In the Aerie of the Wolf. Born in Dubuque, Iowa, Leonora was brought to California by her parents during the Second World War, which has since been her principal residence. She graduated from Westmont College then earned an MBA from Pepperdine University. Having married in 1953, she has seen her family expand from two children to thirteen grandchildren and five great- grandchildren.
In the late ‘60s, an eighteenth-century English character on The Wonderful World of Disney, captivated her interest. The desire to create a variation of him, led to five years of extensive research, followed by the publication of two period novels in 1981 and 1987, Love’s Secret Storm, and Love’s Silent Gift. Feeling that all that research should be reused, eighteenth-century England continues as a setting for her work.
From 1987 to 1997, she lived in the Republic of Maldives collecting folklore and teaching economics and computer science. While there, she wrote the first drafts of Close to His Heart and The Aerie of the Wolf on her computer.
Welcome to my blog, Leonora. It is a pleasure to have you with us. When did you begin writing?
It is hard to say. My mother once showed me some “stories” I had written in first grade or so which my teacher had said had more form and plot than was usual at that stage. I think of the beginnings when I was age 12. My mother and I had moved from Iowa to California to be with her parents. A friend and I corresponded, continuing an interesting story we developed in playing paper dolls. Other stories came to mind which I enjoyed writing by hand or on a very old typewriter -- it had 3 rows of keys instead of the now normal 4 rows. However, I never finished a story until in my mid-twenties. When I sent it off to Eerdmans, Mr. Eerdman wrote back that it was good, but not long enough for a book and too long for a short story.
Do you write during the day, at night or whenever you can sneak a few moments?
At irregular times when I can put together some uninterrupted time free of distractions.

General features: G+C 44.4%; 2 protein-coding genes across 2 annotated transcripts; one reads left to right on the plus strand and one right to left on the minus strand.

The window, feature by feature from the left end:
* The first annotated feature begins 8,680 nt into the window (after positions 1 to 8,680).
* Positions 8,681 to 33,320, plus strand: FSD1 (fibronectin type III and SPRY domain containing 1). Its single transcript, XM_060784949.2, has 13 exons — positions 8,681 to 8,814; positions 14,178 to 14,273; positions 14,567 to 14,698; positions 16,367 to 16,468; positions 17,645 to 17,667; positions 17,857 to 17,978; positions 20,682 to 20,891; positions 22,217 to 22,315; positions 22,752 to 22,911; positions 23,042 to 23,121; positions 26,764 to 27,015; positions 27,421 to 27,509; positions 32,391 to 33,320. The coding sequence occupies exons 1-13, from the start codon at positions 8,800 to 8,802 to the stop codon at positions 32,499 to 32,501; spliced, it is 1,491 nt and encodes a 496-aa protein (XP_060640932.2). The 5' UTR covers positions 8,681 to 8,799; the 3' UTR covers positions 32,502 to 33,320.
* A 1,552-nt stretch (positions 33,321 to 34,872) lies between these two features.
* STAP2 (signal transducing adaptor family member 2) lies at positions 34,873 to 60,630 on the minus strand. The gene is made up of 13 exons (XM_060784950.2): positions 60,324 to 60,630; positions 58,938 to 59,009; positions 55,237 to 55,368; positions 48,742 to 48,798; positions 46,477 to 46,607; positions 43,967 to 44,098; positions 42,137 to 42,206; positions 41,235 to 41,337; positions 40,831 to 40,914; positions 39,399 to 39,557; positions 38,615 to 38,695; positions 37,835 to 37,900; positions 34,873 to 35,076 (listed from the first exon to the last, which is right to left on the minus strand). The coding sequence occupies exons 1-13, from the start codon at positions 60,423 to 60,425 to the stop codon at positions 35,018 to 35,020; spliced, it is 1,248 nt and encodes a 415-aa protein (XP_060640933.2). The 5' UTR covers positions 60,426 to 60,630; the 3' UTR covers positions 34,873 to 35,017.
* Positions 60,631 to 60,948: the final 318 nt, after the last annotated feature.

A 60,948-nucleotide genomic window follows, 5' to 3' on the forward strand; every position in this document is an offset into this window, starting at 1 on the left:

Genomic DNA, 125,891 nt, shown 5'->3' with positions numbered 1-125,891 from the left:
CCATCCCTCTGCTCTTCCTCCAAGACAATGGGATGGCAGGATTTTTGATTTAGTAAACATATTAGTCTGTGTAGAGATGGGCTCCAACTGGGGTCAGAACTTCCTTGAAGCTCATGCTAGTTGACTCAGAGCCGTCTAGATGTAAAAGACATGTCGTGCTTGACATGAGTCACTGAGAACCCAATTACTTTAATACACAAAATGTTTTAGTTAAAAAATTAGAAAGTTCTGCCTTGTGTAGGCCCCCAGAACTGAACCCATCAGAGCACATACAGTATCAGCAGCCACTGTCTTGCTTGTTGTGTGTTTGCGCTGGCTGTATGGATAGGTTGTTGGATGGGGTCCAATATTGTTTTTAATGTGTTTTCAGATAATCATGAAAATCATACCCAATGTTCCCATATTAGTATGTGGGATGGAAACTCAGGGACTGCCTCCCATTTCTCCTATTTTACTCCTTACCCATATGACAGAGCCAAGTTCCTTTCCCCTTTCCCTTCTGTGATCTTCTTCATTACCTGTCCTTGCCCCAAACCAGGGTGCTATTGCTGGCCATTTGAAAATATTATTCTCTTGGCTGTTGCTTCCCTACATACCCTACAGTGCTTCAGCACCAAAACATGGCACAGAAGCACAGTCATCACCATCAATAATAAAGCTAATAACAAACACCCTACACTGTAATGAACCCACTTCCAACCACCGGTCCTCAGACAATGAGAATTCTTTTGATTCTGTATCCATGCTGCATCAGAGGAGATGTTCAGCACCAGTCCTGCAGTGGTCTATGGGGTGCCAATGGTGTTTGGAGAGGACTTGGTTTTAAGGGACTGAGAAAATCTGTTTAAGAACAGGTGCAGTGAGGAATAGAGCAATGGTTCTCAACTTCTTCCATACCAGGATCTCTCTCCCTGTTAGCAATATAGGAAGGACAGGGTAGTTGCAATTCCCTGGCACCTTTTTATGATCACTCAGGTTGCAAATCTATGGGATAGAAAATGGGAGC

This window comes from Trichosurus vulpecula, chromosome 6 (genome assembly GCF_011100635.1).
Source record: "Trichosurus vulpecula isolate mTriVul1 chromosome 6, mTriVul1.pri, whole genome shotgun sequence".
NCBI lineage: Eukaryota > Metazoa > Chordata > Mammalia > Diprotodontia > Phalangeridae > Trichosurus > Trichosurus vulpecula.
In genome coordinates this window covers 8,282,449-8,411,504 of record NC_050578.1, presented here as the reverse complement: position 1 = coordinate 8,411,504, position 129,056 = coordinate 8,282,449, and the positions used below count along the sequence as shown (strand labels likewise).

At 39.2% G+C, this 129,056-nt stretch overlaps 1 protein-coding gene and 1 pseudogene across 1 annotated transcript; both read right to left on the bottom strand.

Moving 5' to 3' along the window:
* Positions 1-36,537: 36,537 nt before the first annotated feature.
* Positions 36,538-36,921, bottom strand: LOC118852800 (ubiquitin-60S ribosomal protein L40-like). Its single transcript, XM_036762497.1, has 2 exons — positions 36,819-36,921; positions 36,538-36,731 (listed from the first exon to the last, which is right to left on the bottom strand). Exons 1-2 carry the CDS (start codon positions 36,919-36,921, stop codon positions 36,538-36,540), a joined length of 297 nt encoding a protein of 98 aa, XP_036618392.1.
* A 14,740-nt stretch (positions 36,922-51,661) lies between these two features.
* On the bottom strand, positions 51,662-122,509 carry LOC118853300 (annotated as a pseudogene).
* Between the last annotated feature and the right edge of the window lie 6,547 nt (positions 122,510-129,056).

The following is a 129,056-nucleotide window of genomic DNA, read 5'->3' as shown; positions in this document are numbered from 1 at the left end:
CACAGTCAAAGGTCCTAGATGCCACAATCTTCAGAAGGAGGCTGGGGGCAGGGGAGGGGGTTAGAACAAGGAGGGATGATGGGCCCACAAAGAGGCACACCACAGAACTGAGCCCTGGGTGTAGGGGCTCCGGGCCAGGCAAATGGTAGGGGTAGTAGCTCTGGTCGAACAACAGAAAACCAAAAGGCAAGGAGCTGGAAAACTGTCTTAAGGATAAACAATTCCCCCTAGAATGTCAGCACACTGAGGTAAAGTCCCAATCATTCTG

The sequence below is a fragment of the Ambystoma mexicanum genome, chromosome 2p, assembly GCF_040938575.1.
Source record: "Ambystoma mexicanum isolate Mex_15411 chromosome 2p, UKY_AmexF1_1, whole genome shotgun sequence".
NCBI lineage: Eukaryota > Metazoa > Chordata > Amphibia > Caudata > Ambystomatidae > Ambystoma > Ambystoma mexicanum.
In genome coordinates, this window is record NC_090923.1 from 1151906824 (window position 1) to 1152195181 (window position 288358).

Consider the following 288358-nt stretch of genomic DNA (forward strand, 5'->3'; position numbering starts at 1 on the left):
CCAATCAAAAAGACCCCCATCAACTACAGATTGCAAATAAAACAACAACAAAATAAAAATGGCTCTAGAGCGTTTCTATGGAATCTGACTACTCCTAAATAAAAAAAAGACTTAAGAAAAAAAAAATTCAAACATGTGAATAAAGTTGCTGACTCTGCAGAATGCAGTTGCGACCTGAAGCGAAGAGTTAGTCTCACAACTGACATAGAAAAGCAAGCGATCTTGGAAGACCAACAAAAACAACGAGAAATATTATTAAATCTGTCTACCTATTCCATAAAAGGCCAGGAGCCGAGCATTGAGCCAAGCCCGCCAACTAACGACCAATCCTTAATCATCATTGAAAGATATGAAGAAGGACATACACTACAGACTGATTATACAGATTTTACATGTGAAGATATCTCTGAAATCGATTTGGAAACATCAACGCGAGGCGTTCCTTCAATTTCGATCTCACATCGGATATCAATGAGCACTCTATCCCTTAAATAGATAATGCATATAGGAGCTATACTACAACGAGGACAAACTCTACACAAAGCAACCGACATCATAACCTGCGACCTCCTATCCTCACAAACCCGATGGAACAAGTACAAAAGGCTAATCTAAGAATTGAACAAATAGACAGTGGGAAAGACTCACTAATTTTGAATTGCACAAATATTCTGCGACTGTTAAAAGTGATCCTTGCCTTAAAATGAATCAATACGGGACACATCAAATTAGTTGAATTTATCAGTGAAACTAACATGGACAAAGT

What is this book about?
Basically, it is about relationships and the significance of trust, especially in a marriage. It is about having the courage to take a risk, to venture into the unknown and deal with fear, possible rejection, and uncertainty. It is about a person being freed from the crippling bonds of rejection through another’s acceptance. And, it is about learning to see past a person’s physical appearance to the qualities of character beneath the surface.
What inspired you to write it?
Probably stories of brides being escorted to wed a man they have not yet met (such as the German Charlotte’s arranged marriage to England’s George III) and the old tale of Beauty and the Beast. What if the man sending for his bride took great personal care to bring her safely to him? What if the magical kiss did not transform a person physically? What is the deeper meaning of “beauty is in the eye of the beholder”? Having spent 5 years in research for my first novel, in answering these questions, the setting that came naturally to my imagination was mid-18th century England where I am pretty much “at home”.
Do you have an agent or are you looking for one?
I do not have an agent and am sure one would be helpful.
Where can readers purchase a copy of your book?
Copies may be purchased through www.Amazon.com and from the publisher, http://www.nordskogpublishing.com/. Click on the cover of In The Aerie of the Wolf to go to a page of book information and the way to order it.
Do you have a website and/or blog where readers can find out more?
So far, I am just on Facebook as Leonora Pruner.
What is one piece of advice you would like to share with aspiring authors everywhere?
I found this was valuable after learning it in a writing class and have passed it on to many others. Find a book by one of the best writers in a genre you like, take out some scratch paper and a pen or pencil and proceed to copy it word for word (no abbreviations allowed), including all punctuation, paragraphing, etc. Concentrate on what you are writing. After 10 minutes, recycle the scratch paper and go about your life. If you do this for at least 30 days, it will impact your writing. I found I was writing my 4th draft as my first. You will not write like the person you are copying, but your own style will firm up and improve and you will understand better how to handle some of the mechanical details of writing.
What is up next for you?
I am currently working on another novel set in mid-18th century England, as are the others. Is a happy, satisfying life possible after being trapped in an abusive situation? How are other people affected? Where is the grace?
Thank you for spending time with us today, Leonora. We wish you continued success.